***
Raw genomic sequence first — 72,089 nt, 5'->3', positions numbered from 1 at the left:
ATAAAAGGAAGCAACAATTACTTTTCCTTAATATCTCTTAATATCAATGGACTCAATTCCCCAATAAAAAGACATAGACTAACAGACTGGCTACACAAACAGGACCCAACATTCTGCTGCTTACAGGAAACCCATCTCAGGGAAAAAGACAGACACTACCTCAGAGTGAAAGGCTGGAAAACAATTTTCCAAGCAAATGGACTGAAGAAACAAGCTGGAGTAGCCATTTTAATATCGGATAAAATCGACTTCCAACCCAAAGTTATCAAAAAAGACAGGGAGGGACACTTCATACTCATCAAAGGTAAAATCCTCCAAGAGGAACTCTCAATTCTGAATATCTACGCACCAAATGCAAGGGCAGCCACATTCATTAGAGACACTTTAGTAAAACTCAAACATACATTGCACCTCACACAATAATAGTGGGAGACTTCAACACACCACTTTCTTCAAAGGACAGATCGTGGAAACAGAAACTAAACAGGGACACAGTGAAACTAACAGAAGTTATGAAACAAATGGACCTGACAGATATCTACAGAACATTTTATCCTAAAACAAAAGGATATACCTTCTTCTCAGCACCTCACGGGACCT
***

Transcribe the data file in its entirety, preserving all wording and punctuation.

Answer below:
Raw genomic sequence first — 72,089 nt, 5'->3', positions numbered from 1 at the left:
ATAAAAGGAAGCAACAATTACTTTTCCTTAATATCTCTTAATATCAATGGACTCAATTCCCCAATAAAAAGACATAGACTAACAGACTGGCTACACAAACAGGACCCAACATTCTGCTGCTTACAGGAAACCCATCTCAGGGAAAAAGACAGACACTACCTCAGAGTGAAAGGCTGGAAAACAATTTTCCAAGCAAATGGACTGAAGAAACAAGCTGGAGTAGCCATTTTAATATCGGATAAAATCGACTTCCAACCCAAAGTTATCAAAAAAGACAGGGAGGGACACTTCATACTCATCAAAGGTAAAATCCTCCAAGAGGAACTCTCAATTCTGAATATCTACGCACCAAATGCAAGGGCAGCCACATTCATTAGAGACACTTTAGTAAAACTCAAACATACATTGCACCTCACACAATAATAGTGGGAGACTTCAACACACCACTTTCTTCAAAGGACAGATCGTGGAAACAGAAACTAAACAGGGACACAGTGAAACTAACAGAAGTTATGAAACAAATGGACCTGACAGATATCTACAGAACATTTTATCCTAAAACAAAAGGATATACCTTCTTCTCAGCACCTCACGGGACCT